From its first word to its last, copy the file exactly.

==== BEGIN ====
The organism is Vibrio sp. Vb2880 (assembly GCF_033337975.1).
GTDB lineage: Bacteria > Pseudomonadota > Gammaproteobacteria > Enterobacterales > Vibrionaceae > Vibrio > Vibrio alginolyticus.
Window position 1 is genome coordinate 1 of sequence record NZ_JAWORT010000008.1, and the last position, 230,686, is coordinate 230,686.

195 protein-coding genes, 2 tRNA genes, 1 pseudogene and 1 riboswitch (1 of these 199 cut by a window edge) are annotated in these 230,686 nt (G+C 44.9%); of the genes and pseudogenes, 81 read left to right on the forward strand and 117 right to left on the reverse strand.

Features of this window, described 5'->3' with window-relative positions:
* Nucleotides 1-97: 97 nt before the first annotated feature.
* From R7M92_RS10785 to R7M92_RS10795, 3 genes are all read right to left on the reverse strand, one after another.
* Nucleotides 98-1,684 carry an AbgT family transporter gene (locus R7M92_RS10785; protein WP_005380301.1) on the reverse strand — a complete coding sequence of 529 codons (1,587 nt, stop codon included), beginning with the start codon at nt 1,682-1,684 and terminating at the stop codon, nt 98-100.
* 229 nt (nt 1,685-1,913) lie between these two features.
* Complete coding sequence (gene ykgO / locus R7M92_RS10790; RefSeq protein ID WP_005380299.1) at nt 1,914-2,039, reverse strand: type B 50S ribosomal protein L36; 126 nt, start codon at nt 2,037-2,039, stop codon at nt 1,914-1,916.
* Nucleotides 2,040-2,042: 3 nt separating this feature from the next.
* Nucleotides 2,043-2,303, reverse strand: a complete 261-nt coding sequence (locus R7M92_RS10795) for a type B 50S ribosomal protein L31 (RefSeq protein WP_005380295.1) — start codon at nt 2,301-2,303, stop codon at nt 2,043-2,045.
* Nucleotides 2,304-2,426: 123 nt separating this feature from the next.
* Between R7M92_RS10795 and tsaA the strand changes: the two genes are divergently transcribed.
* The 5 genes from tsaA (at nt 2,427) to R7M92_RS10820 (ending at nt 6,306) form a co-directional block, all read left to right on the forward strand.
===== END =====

The organism is Vibrio sp. Vb2880 (assembly GCF_033337975.1).
GTDB lineage: Bacteria > Pseudomonadota > Gammaproteobacteria > Enterobacterales > Vibrionaceae > Vibrio > Vibrio alginolyticus.
Window position 1 is genome coordinate 1 of sequence record NZ_JAWORT010000008.1, and the last position, 230,686, is coordinate 230,686.

195 protein-coding genes, 2 tRNA genes, 1 pseudogene and 1 riboswitch (1 of these 199 cut by a window edge) are annotated in these 230,686 nt (G+C 44.9%); of the genes and pseudogenes, 81 read left to right on the forward strand and 117 right to left on the reverse strand.

Features of this window, described 5'->3' with window-relative positions:
* Nucleotides 1-97: 97 nt before the first annotated feature.
* From R7M92_RS10785 to R7M92_RS10795, 3 genes are all read right to left on the reverse strand, one after another.
* Nucleotides 98-1,684 carry an AbgT family transporter gene (locus R7M92_RS10785; protein WP_005380301.1) on the reverse strand — a complete coding sequence of 529 codons (1,587 nt, stop codon included), beginning with the start codon at nt 1,682-1,684 and terminating at the stop codon, nt 98-100.
* 229 nt (nt 1,685-1,913) lie between these two features.
* Complete coding sequence (gene ykgO / locus R7M92_RS10790; RefSeq protein ID WP_005380299.1) at nt 1,914-2,039, reverse strand: type B 50S ribosomal protein L36; 126 nt, start codon at nt 2,037-2,039, stop codon at nt 1,914-1,916.
* Nucleotides 2,040-2,042: 3 nt separating this feature from the next.
* Nucleotides 2,043-2,303, reverse strand: a complete 261-nt coding sequence (locus R7M92_RS10795) for a type B 50S ribosomal protein L31 (RefSeq protein WP_005380295.1) — start codon at nt 2,301-2,303, stop codon at nt 2,043-2,045.
* Nucleotides 2,304-2,426: 123 nt separating this feature from the next.
* Between R7M92_RS10795 and tsaA the strand changes: the two genes are divergently transcribed.
* The 5 genes from tsaA (at nt 2,427) to R7M92_RS10820 (ending at nt 6,306) form a co-directional block, all read left to right on the forward strand.